Edinburgh National Museum

Which museums to visit in Edinburgh

Edinburgh boasts some of the finest museums and galleries in the world, from the grandiose National Museum of Scotland to more niche collections of coinage and conflicts. Here’s our pick of the best of the best. 

One look at Edinburgh and it’s clear that this is a city with stories to tell. The stone buildings of the Old Town, the imposing castle on the hill and the winding cobbled streets all hint at a fascinating past. It’s in the city’s museums and galleries, however, where these stories come to vivid life in front of your very eyes, whether that’s seeing a wallet made from the skin of a notorious killer or portraits of famous Scotsmen and women from throughout history. Here are some of our favourite spots to get a true taste of Scotland of days gone by.
Museum on the Mound

Located in the Bank of Scotland building, the Museum on the Mound is an engaging look into the history of money and currency in Scotland, but don’t mistake that for a boring lecture on financial history. Highlights include a display of a million pounds in used £20 notes, the oldest bank note in Scotland, and the opportunity to try your hand at cracking a safe without the danger of facing breaking and entering charges. There’s also a fascinating look at forgery and forgers.

Surgeon’s Hall
This museum within the Royal College of Surgeons of Edinburgh has a variety of artefacts that will enthral the more morbidly curious visitor. Chief among these is a seemingly innocuous pocketbook that is made from the hide of something other than a cow or a sheep. It is, reportedly, the skin of William Burke, one half of the notorious serial-killing and grave-robbing duo Burke & Hare, immortalised in the 2010 film starring Simon Pegg and Andy Serkis. An interactive anatomy theatre offers glimpses of the history of surgery, without the need for a patient, while there’s also an array of some wince-inducing instruments from days past and a look at the college’s association with Joseph Bell, said to be the inspiration for Sherlock Holmes.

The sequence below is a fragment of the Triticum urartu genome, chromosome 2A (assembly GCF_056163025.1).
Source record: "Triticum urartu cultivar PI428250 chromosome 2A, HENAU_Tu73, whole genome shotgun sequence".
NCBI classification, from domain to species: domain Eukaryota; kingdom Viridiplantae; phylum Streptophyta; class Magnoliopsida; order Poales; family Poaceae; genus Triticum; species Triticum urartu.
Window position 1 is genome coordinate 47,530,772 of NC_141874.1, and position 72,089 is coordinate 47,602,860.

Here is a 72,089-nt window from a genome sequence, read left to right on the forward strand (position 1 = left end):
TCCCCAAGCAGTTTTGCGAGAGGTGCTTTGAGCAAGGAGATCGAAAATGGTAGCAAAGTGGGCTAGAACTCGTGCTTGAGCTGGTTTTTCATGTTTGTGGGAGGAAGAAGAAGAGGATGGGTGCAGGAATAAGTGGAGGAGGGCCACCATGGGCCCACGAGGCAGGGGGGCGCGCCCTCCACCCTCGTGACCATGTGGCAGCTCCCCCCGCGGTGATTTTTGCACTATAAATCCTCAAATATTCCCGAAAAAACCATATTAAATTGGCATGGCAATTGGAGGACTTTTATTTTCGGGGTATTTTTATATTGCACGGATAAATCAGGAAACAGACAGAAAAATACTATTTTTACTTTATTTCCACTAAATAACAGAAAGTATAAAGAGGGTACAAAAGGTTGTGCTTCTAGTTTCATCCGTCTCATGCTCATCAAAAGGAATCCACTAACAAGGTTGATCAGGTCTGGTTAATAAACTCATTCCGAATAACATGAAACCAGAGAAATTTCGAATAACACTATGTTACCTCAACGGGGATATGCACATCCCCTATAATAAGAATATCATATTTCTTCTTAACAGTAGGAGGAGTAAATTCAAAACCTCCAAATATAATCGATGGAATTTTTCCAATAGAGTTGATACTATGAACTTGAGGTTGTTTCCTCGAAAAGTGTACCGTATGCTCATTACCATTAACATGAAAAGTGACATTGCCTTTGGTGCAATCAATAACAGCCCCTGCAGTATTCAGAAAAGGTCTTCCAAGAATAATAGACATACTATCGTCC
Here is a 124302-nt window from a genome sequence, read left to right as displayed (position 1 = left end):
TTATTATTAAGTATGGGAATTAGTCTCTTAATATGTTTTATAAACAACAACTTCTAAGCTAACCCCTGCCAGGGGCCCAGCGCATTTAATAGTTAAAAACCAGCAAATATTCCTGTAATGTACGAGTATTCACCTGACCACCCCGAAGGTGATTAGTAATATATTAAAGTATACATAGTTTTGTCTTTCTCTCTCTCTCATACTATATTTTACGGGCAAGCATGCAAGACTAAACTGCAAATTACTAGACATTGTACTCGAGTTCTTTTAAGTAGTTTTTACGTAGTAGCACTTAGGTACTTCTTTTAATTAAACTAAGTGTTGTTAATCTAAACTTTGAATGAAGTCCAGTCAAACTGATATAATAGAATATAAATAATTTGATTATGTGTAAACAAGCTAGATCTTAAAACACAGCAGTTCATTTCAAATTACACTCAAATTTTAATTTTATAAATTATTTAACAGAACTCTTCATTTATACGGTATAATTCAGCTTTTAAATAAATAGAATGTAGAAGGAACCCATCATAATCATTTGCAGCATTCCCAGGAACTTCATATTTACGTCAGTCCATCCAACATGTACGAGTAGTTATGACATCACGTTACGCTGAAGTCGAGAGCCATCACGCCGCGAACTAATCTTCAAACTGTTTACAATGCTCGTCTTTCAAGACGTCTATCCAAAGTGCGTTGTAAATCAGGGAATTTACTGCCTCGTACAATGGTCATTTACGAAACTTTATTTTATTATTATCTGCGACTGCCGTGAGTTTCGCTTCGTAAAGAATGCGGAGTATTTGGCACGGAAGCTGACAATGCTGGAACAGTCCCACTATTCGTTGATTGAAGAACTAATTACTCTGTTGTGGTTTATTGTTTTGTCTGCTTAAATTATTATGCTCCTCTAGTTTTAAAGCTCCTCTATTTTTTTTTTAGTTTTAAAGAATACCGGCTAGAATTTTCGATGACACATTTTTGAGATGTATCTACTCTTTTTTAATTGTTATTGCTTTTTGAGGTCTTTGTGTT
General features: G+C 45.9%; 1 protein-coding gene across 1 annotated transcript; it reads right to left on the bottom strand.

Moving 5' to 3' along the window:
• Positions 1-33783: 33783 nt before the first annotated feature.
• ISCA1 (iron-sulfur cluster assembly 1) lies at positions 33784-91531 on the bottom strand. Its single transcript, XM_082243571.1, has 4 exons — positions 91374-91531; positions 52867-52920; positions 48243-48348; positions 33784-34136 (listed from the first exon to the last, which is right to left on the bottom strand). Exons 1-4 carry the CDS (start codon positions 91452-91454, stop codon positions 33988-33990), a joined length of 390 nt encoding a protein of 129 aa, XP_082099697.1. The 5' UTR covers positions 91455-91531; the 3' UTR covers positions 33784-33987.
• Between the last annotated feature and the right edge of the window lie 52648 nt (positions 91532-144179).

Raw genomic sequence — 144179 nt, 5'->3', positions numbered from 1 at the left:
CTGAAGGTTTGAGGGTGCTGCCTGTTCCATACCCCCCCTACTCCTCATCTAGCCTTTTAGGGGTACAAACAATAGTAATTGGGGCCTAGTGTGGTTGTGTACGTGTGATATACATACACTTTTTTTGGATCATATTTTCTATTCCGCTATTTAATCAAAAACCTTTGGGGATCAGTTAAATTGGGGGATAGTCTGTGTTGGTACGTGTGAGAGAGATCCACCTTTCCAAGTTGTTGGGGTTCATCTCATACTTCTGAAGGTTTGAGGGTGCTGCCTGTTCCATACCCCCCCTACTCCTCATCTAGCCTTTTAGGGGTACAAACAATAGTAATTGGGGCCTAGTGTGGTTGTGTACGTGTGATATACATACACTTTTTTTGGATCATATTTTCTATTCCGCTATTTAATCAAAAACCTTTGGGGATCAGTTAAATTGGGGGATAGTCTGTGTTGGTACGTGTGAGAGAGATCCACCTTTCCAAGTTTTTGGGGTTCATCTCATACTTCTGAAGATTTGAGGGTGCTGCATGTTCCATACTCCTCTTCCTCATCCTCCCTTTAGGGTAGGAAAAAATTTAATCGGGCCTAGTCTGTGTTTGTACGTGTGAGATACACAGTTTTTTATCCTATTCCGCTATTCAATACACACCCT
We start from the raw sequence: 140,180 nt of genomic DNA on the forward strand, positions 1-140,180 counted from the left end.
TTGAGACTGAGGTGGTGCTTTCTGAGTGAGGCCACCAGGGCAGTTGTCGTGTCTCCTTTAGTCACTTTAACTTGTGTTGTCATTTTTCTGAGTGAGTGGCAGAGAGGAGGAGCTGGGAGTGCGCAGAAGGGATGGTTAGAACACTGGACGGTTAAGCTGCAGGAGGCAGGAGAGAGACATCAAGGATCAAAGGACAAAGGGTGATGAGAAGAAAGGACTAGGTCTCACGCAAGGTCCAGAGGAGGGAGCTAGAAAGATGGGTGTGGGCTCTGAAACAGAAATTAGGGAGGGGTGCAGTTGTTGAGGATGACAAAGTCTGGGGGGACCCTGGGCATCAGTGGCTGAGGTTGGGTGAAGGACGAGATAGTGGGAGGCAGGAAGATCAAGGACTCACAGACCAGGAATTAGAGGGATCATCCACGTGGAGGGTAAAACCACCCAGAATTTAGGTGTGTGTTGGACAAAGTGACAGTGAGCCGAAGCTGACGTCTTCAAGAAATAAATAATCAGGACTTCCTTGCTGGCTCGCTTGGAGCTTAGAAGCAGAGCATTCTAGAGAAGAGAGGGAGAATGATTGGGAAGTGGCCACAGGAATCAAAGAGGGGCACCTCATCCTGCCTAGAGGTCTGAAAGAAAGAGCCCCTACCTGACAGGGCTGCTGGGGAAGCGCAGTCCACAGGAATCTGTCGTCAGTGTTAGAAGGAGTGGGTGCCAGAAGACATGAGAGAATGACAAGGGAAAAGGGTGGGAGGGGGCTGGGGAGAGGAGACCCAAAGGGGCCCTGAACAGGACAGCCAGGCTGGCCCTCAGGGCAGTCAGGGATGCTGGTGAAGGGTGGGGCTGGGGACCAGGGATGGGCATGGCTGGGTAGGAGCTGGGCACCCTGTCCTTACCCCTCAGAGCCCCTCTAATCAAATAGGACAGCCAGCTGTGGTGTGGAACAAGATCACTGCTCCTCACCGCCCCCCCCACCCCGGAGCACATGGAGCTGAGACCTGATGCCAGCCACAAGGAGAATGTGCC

National Museum of Flight
Anyone with a love of fantastic flying machines will be on cloud nine at this former airfield in East Lothian, just under 40 minutes’ drive from the city centre. The star of the show is Scotland’s Concorde and visitors can tour the historic supersonic aircraft with an audio tour from its former pilot Jock Reid. The museum is also home to some notable military aircraft, including the iconic WWII Spitfire and the Harrier, as well as a range of passenger planes, light aircraft and hang-gliders. 
Scottish National Portrait Gallery
Thanks to an expensive refurbishment, the Scottish National Portrait Gallery now boasts an interior befitting the impressive portraits it contains. This imposing neo-Gothic building on Queen Street is home to a huge collection of paintings and photos – the first portrait gallery in the world when it opened in 1889 – including the national collection of portraits, which features the likenesses of famous Scots throughout history, from Robert Burns and Mary Queen of Scots to Annie Lennox and Alan Cumming.
National War Museum
Scotland’s military history is explored in exquisite detail in this museum inside Edinburgh Castle, from the country’s historically fractious relationship with its neighbours to the south to its role in conflicts overseas. After immersing yourself in the lives of soldiers who have defended Scotland at home and abroad, head to the National War Memorial for a moving artistic tribute to those who died in that service.
National Museum of Scotland
There’s a very good reason that the National Museum of Scotland is considered one of the best museums in the world. This is not only a fusion of two wildly different but equally impressive feats of architecture, but a coming together of some truly incredible exhibits and collections representing the near and distant past of Scotland and the wider world. Must-see exhibits, from the thousands representing archaeology, science, natural history, technology, art and anthropology, include the stuffed remains of the famous Dolly, the first cloned mammal, and one of Elton John’s more extravagant outfits.
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